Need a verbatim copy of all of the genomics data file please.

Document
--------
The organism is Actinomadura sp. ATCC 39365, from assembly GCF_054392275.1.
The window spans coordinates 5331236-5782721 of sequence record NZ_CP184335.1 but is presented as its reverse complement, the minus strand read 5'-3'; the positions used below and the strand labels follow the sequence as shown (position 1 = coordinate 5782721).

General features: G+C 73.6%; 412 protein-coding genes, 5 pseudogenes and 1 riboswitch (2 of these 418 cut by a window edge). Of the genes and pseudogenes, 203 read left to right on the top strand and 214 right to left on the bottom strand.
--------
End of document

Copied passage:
The organism is Actinomadura sp. ATCC 39365, from assembly GCF_054392275.1.
The window spans coordinates 5331236-5782721 of sequence record NZ_CP184335.1 but is presented as its reverse complement, the minus strand read 5'-3'; the positions used below and the strand labels follow the sequence as shown (position 1 = coordinate 5782721).

General features: G+C 73.6%; 412 protein-coding genes, 5 pseudogenes and 1 riboswitch (2 of these 418 cut by a window edge). Of the genes and pseudogenes, 203 read left to right on the top strand and 214 right to left on the bottom strand.